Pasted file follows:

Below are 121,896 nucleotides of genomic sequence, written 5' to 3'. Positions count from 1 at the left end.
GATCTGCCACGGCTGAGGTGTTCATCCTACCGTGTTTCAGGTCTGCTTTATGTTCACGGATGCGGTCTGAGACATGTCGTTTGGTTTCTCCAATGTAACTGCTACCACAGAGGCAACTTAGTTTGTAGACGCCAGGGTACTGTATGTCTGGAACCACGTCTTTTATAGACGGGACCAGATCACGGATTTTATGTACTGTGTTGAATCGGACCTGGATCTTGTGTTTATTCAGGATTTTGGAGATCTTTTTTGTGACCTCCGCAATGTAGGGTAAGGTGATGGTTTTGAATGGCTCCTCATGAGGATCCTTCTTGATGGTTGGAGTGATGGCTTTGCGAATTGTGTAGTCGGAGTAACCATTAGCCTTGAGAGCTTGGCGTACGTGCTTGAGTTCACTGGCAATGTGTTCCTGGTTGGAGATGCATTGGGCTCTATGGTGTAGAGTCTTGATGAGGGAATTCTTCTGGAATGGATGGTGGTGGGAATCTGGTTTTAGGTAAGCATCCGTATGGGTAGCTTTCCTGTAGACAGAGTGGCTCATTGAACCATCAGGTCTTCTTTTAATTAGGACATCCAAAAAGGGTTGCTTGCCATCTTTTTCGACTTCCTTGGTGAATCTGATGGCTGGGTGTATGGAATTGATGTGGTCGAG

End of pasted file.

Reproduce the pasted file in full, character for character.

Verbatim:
Below are 121,896 nucleotides of genomic sequence, written 5' to 3'. Positions count from 1 at the left end.
GATCTGCCACGGCTGAGGTGTTCATCCTACCGTGTTTCAGGTCTGCTTTATGTTCACGGATGCGGTCTGAGACATGTCGTTTGGTTTCTCCAATGTAACTGCTACCACAGAGGCAACTTAGTTTGTAGACGCCAGGGTACTGTATGTCTGGAACCACGTCTTTTATAGACGGGACCAGATCACGGATTTTATGTACTGTGTTGAATCGGACCTGGATCTTGTGTTTATTCAGGATTTTGGAGATCTTTTTTGTGACCTCCGCAATGTAGGGTAAGGTGATGGTTTTGAATGGCTCCTCATGAGGATCCTTCTTGATGGTTGGAGTGATGGCTTTGCGAATTGTGTAGTCGGAGTAACCATTAGCCTTGAGAGCTTGGCGTACGTGCTTGAGTTCACTGGCAATGTGTTCCTGGTTGGAGATGCATTGGGCTCTATGGTGTAGAGTCTTGATGAGGGAATTCTTCTGGAATGGATGGTGGTGGGAATCTGGTTTTAGGTAAGCATCCGTATGGGTAGCTTTCCTGTAGACAGAGTGGCTCATTGAACCATCAGGTCTTCTTTTAATTAGGACATCCAAAAAGGGTTGCTTGCCATCTTTTTCGACTTCCTTGGTGAATCTGATGGCTGGGTGTATGGAATTGATGTGGTCGAG